AMES, Iowa – The offices on the perimeter of the third floor of Bessey Hall on the Iowa State University campus have windows. A complex of four adjacent interior rooms across the hallway from those offices is a window, albeit a figurative one.
That’s where you can find the Ada Hayden Herbarium, a collection of preserved plant, fungal and algal specimens established in the university’s earliest days and built in part by contributions from some of its most celebrated scholars. It’s akin to a plant library, a resource for documenting and conducting research. While widespread collection of specimens has slowed as new methods of studying plants have emerged, those same advancements can use herbarium holdings in powerful new ways.
“This wasn’t done when I first started, but nowadays herbaria are incredible repositories for DNA sampling. And they’re a really important resource for studying biodiversity,” said professor and interim chair of ecology, evolution and organismal biology Lynn Clark, director of the herbarium since 1989. “The information you can extract is irreplaceable.”
At Iowa State, the herbarium has more information to extract than ever. The collection has more than 700,000 specimens, roughly twice as many than at the start of Clark’s career. The growth in recent decades has come largely from absorbing the University of Iowa’s 220,000 specimens in 2004 and the University of Northern Iowa’s 50,000 last fall. Adding those collections has made the Ada Hayden Herbarium a one-stop shop for studying Iowa’s native plants.
Clark said it’s bittersweet to grow due to other facilities closing, but centralizing the collections of the Board of Regents institutions has some benefits. Iowa State now has a sample of every known plant native to Iowa, she said.
“There’s a little bit of sadness, but without a doubt, adding those specimens makes us stronger,” she said. “It really rounds out our Iowa collection.”
Most herbaria are found at research organizations, such as universities, botanical gardens and museums. Ada Hayden Herbarium is among the 25th largest in the U.S., which has about 750 herbaria holding 79 million specimens.
Stored in about 250 large metal cabinets spread across the facility’s 4,300 sq. ft., Iowa State’s collection includes specimens from some of its best-known scientists: George Washington Carver (renowned agricultural researcher and Iowa State’s first Black graduate and faculty member), Charles Bessey (herbarium founder and namesake of the building where it’s located) and Ada Hayden (preservationist who was Iowa State’s first female doctoral graduate and, since 1988, the herbarium’s namesake).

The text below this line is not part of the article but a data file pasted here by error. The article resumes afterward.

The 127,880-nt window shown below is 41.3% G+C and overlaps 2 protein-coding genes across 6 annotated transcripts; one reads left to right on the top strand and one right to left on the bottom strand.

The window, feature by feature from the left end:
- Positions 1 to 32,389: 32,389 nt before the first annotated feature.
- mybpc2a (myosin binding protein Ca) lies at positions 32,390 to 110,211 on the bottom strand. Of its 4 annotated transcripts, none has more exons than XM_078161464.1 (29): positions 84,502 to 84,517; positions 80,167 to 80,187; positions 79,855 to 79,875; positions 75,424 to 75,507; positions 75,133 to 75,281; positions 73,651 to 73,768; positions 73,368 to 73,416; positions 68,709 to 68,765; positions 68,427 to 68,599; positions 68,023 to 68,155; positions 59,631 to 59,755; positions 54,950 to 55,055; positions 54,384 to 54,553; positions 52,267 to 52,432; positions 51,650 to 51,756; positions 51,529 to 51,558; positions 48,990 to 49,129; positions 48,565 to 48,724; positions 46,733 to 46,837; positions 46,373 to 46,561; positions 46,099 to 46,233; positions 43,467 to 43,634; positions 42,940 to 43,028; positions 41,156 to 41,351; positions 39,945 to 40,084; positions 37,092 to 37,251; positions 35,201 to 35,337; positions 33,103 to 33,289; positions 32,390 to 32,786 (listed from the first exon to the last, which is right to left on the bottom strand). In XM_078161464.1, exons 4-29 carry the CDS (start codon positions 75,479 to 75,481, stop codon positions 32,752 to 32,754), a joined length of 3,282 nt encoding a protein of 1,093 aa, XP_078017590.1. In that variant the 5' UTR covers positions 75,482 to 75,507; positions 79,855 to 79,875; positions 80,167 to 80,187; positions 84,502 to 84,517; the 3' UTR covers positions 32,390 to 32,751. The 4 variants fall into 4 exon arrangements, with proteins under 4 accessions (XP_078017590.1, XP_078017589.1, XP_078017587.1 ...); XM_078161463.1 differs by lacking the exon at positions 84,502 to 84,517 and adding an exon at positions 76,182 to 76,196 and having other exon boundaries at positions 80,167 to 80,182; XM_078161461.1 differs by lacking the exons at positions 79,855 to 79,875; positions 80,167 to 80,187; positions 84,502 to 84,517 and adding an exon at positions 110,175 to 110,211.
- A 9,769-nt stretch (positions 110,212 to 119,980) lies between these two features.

“For many different reasons I have many different favorites, but I’m pretty amazed whenever I come across specimens from our most historic collectors,” said Deb Lewis, the herbarium’s curator.
The majority of the herbarium’s holdings are plants that have been dried, pressed, labeled, affixed to archival paper and stored for reference. Mounted and kept correctly, they can last for centuries.
One of the most significant collections at the Ada Hayden Herbarium comes from Davenport physician-turned-botanist Charles Christopher Parry. Medical doctors of the era often studied plants to make their own medicines, but Parry was an especially enthusiastic botanical explorer. He collected 15,000-some specimens in the upper Midwest, Rocky Mountains and Mexico, starting in 1848. His collection includes numerous “types,” the initial documentation of a new plant species.
First-of-their-kind specimens are scientifically important, and Parry’s are part of the roughly 2,000 plant types and another 600 fungal held by Iowa State, Lewis said. As plant science progresses, however, scholars may end up valuing samples that seem inconsequential now.
“We don’t know which specimen will be important to someone’s research, so we give great care to them all,” Lewis said.
One of the primary uses of an herbarium is solving plant identification mysteries, a surprisingly common conundrum, Clark said.
“We’re the plant identifiers of last resort. If the horticulture or weed science people get something and they don’t know what it is, they bring it over here. That’s an issue because invasive species are showing up all the time,” she said. “People think it’s easy to identify a plant species, but sometimes it actually isn’t.”
Iowa State’s herbarium also is a powerful opportunity for hands-on student instruction. Biological and premedical illustration students use specimens as subjects, and students in Clark’s plant systematics courses tour the herbarium as they learn how to navigate sources of plant information. A small team of students works part-time at the herbarium, helping with ongoing tasks such as specimen mounting and filing.
Herbarium specimens are used frequently in research projects. Lewis recalled a post-doctoral researcher in chemistry who tested new methods for sampling DNA from a plant that was more than 100 years old. Clark recently had a graduate student who rehydrated grass flowers to create 3D digital models. The models were used as a teaching tool and to study wind pollination, with testing done in a virtual wind tunnel.
“That’s something you wouldn’t even have imagined was possible 20 years ago,” Clark said. “There’s no limit to the creative research ideas.”
An herbarium can play a key role in studying biodiversity and climate change impacts due to the granular details included in specimen annotations, Clark said.
“There have been some interesting studies related to flowering times. They’ve been getting earlier and earlier,” she said.
Digitizing that information to make it easily accessible remains a work in progress, as is better integrating the Iowa and UNI specimens, Lewis said.
“We want to maintain continuity for the future and keep making the herbarium more usable now,” she said. “That’s probably a forever project.”